The Agency also alleges that there is no separate community of interest between the employees in the petitioned-for unit and the existing unit. The Agency notes that although the Regional Director found that based on the parties' stipulation, the employees in the disputed positions shared a community of interest, he did not discuss the fact that the "parties further stipulated that 'similarities shared by the employees in the claimed unit are also shared by the employees in the claimed unit with the employees in the existing unit.'" Id. at 11. The Agency alleges that the "disputed positions cannot constitute a residual group that could be separated from the existing unit." Id. at 12. In support of its position, the Agency cites Antitrust Division, Department of Justice, 16 FLRA 297 (1984) (Antitrust Division) and National Institute of Child Health and Human Development, National Institutes of Health, 9 FLRA 526 (1982) (NIH).
Finally, the Agency contends that a separate unit will not promote effective dealings or efficiency of Agency operations because the positions in the proposed unit are identical to those included in the existing unit. According to the Agency, the proposed unit would lead to fragmentation that would be inconsistent with the Statute.
The Agency claims that Lufkin Foundry and Ladish Co., cited by the Regional Director, are distinguishable from the instant case. The Agency argues that in Lufkin Foundry: (1) there had never been a resolution of the status of the disputed positions prior to the union's petition for unit clarification, and (2) employees occupying the same classification were excluded as a distinct group. The Agency maintains that Ladish Co. is distinguishable because that case involved disputed employees in discrete classifications that had been excluded from the existing unit. The Agency asserts that in the instant case, the parties agreed to the status of the disputed positions and the head secretaries and lead employees were not treated as a group.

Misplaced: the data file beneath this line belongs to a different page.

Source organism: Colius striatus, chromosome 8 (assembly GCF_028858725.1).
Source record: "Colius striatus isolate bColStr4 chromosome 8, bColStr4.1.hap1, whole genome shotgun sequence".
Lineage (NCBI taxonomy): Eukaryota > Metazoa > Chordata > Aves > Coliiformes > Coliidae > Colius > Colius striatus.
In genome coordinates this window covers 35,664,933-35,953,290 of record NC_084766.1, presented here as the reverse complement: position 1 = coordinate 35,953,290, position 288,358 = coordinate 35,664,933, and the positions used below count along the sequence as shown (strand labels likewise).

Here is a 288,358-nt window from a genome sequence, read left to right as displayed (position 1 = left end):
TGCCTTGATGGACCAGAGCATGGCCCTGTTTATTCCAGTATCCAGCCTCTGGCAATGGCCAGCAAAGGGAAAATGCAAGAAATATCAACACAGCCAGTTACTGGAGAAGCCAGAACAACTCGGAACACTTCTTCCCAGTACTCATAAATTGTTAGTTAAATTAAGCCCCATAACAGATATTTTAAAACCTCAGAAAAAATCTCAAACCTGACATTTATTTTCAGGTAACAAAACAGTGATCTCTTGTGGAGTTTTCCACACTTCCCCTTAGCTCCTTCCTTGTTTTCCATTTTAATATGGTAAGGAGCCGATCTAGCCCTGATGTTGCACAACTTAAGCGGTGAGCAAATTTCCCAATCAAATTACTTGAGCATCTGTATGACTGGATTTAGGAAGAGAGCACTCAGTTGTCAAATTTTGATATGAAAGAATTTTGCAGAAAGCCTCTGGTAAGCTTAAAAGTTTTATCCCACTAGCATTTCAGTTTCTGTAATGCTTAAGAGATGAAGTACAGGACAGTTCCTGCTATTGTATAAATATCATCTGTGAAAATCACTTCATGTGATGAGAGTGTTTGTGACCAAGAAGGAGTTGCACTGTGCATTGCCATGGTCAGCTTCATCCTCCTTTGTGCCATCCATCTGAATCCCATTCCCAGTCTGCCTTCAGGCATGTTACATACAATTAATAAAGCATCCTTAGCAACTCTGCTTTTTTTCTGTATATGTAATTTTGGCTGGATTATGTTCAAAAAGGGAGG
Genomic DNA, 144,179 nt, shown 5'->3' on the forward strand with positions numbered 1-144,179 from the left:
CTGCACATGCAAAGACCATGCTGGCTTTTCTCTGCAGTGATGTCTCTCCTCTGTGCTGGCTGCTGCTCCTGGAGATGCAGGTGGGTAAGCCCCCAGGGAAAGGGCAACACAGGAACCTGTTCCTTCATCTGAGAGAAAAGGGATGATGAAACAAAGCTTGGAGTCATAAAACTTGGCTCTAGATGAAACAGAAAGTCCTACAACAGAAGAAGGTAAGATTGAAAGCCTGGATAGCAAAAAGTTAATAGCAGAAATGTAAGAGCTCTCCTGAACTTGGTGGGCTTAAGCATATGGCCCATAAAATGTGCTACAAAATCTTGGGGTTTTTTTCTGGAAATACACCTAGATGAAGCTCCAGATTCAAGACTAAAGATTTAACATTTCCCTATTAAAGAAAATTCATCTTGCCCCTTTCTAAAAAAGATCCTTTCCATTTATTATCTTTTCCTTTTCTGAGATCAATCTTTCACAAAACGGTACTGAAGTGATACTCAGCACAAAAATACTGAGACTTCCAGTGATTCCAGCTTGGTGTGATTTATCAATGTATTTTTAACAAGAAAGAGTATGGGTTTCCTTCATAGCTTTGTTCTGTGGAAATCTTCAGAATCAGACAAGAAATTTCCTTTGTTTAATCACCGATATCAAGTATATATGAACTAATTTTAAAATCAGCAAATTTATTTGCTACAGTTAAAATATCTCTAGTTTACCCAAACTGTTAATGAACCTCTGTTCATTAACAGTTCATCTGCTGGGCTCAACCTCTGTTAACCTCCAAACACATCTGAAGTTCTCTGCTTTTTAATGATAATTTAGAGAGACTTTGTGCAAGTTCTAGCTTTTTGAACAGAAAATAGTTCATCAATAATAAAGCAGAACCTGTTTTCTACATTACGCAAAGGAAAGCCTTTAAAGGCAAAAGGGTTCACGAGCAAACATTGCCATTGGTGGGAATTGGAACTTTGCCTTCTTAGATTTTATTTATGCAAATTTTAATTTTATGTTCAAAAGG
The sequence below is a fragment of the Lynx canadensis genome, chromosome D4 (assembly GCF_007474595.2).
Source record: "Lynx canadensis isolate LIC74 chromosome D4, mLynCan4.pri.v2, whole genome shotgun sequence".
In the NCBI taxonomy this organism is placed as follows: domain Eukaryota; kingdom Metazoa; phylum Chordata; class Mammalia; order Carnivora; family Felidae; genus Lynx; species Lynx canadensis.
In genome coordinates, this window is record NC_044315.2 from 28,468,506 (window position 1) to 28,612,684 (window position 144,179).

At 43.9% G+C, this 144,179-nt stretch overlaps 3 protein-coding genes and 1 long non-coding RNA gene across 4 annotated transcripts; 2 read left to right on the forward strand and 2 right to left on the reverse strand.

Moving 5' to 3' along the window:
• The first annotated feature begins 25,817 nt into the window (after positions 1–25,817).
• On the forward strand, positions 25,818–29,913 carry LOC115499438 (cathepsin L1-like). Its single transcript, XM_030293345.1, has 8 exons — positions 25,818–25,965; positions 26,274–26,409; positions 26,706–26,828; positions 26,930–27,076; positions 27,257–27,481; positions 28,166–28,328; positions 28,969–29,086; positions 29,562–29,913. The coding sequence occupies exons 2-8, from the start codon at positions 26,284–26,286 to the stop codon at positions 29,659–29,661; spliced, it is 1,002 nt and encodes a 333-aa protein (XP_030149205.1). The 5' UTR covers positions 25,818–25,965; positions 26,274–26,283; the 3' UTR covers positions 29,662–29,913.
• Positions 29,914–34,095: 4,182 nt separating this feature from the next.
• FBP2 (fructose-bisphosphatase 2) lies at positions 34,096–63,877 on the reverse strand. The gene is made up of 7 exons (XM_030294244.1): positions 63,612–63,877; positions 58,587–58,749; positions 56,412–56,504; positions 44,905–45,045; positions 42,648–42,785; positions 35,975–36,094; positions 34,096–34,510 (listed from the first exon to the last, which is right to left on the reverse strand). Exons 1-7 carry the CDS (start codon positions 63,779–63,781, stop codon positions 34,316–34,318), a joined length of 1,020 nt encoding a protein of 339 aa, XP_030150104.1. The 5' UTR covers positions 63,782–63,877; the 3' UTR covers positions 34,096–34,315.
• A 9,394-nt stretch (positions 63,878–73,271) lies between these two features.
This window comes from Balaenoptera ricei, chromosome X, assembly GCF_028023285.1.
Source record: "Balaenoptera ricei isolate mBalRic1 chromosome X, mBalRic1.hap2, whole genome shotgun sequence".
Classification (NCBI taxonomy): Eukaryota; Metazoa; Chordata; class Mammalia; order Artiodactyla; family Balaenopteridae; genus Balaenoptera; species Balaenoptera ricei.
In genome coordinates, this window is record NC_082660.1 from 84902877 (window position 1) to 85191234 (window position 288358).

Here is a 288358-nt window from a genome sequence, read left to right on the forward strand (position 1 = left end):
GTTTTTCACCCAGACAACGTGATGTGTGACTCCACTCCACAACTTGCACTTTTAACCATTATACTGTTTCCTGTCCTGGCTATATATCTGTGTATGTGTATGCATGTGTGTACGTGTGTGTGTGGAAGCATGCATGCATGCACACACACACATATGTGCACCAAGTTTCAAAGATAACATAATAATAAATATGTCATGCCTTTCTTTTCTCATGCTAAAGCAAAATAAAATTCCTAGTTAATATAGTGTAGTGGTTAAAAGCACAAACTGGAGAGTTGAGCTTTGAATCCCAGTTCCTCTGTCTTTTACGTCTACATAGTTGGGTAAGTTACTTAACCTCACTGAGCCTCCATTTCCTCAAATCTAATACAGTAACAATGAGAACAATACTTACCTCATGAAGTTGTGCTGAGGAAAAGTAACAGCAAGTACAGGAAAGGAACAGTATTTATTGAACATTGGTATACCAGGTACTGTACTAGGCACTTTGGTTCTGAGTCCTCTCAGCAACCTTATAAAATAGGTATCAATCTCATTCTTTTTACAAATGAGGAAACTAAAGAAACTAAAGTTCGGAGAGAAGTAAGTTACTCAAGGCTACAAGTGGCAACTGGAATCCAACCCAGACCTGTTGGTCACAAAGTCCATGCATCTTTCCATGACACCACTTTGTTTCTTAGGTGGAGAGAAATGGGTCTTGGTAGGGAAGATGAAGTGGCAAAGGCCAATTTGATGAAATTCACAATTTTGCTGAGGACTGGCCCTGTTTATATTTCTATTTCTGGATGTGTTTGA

The Agency argues that a CU petition, rather than an RO petition, is the appropriate procedure for determining the bargaining unit status of particular employees or positions. In support of its position, the Agency cites the following cases: Headquarters, U.S. Army Aviation Systems Command, St. Louis, Missouri, 2 A/SLMR 279 (1972); Congressional Research Employees Association and the Library of Congress, 3 FLRA 737 (1980) (Library of Congress); and Department of the Army, Corpus Christi Army Depot, 10 FLRA 545 (1982) (Corpus Christi Army Depot). The Agency contends, in particular, that the status of the temporary employees also should be resolved by a CU petition. In support of its position, the Agency cites the Authority's decision in U.S. Department of the Treasury, United States Mint, 32 FLRA 508 (1988) (U.S. Mint), where the Authority found that a CU petition was the proper procedure to exclude temporary employees from an existing unit.